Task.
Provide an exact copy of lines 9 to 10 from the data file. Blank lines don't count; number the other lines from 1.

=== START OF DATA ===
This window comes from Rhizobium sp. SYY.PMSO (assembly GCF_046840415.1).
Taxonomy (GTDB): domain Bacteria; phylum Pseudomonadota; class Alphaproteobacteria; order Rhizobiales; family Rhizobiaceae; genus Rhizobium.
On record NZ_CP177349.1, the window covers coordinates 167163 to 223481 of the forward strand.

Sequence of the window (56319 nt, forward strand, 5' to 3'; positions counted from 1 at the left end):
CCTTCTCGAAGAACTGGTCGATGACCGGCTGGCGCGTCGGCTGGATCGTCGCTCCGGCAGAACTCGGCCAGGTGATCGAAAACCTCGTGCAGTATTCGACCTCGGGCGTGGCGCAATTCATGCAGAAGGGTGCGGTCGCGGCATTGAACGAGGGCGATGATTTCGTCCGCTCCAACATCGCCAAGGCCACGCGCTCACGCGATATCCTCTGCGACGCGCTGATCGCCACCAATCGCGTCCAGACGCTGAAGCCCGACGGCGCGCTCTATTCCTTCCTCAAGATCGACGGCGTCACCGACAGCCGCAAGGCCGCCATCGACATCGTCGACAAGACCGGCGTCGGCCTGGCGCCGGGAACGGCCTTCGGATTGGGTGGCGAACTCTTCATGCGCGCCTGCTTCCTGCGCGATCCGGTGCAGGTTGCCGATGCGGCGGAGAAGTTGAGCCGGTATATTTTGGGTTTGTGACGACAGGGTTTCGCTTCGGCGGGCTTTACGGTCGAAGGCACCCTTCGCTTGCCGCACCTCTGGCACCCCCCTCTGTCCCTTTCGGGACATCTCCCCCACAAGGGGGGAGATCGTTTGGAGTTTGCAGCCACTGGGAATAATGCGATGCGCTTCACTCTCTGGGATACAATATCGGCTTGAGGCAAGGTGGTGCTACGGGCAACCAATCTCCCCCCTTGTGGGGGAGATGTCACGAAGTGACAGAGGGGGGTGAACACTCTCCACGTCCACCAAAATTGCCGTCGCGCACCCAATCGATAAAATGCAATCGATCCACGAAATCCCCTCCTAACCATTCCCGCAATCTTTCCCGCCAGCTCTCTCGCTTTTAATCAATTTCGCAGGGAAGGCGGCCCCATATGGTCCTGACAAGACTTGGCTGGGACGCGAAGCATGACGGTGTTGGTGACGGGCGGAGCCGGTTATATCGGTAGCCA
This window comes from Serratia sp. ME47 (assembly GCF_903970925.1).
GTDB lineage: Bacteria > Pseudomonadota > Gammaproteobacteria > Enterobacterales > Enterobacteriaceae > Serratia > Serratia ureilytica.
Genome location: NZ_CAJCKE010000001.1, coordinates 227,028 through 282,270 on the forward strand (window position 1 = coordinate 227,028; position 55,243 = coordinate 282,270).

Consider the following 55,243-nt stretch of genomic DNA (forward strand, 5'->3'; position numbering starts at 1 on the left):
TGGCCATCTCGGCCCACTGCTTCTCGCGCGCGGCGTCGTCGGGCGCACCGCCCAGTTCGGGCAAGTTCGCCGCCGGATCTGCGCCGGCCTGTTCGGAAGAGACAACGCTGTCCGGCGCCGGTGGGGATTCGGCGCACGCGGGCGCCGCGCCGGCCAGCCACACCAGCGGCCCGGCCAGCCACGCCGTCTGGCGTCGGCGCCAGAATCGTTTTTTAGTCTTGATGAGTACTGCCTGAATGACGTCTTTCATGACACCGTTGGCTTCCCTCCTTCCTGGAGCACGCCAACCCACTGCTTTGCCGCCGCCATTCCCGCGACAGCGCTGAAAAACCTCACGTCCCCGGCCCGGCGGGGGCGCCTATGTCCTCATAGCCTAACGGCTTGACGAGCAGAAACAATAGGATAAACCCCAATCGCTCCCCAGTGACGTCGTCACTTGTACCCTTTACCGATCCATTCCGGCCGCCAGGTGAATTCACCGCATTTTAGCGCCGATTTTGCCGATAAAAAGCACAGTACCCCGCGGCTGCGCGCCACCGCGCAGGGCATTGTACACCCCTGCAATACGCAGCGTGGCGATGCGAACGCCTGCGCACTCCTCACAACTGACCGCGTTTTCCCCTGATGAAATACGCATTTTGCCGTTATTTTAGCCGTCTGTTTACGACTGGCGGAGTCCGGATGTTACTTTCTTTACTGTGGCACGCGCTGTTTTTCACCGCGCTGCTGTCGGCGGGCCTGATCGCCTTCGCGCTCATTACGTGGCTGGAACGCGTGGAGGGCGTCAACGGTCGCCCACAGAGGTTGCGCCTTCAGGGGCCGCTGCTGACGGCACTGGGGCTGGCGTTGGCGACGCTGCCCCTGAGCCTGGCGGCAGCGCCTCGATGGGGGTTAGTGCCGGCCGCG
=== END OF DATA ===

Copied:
Consider the following 55,243-nt stretch of genomic DNA (forward strand, 5'->3'; position numbering starts at 1 on the left):
TGGCCATCTCGGCCCACTGCTTCTCGCGCGCGGCGTCGTCGGGCGCACCGCCCAGTTCGGGCAAGTTCGCCGCCGGATCTGCGCCGGCCTGTTCGGAAGAGACAACGCTGTCCGGCGCCGGTGGGGATTCGGCGCACGCGGGCGCCGCGCCGGCCAGCCACACCAGCGGCCCGGCCAGCCACGCCGTCTGGCGTCGGCGCCAGAATCGTTTTTTAGTCTTGATGAGTACTGCCTGAATGACGTCTTTCATGACACCGTTGGCTTCCCTCCTTCCTGGAGCACGCCAACCCACTGCTTTGCCGCCGCCATTCCCGCGACAGCGCTGAAAAACCTCACGTCCCCGGCCCGGCGGGGGCGCCTATGTCCTCATAGCCTAACGGCTTGACGAGCAGAAACAATAGGATAAACCCCAATCGCTCCCCAGTGACGTCGTCACTTGTACCCTTTACCGATCCATTCCGGCCGCCAGGTGAATTCACCGCATTTTAGCGCCGATTTTGCCGATAAAAAGCACAGTACCCCGCGGCTGCGCGCCACCGCGCAGGGCATTGTACACCCCTGCAATACGCAGCGTGGCGATGCGAACGCCTGCGCACTCCTCACAACTGACCGCGTTTTCCCCTGATGAAATACGCATTTTGCCGTTATTTTAGCCGTCTGTTTACGACTGGCGGAGTCCGGATGTTACTTTCTTTACTGTGGCACGCGCTGTTTTTCACCGCGCTGCTGTCGGCGGGCCTGATCGCCTTCGCGCTCATTACGTGGCTGGAACGCGTGGAGGGCGTCAACGGTCGCCCACAGAGGTTGCGCCTTCAGGGGCCGCTGCTGACGGCACTGGGGCTGGCGTTGGCGACGCTGCCCCTGAGCCTGGCGGCAGCGCCTCGATGGGGGTTAGTGCCGGCCGCG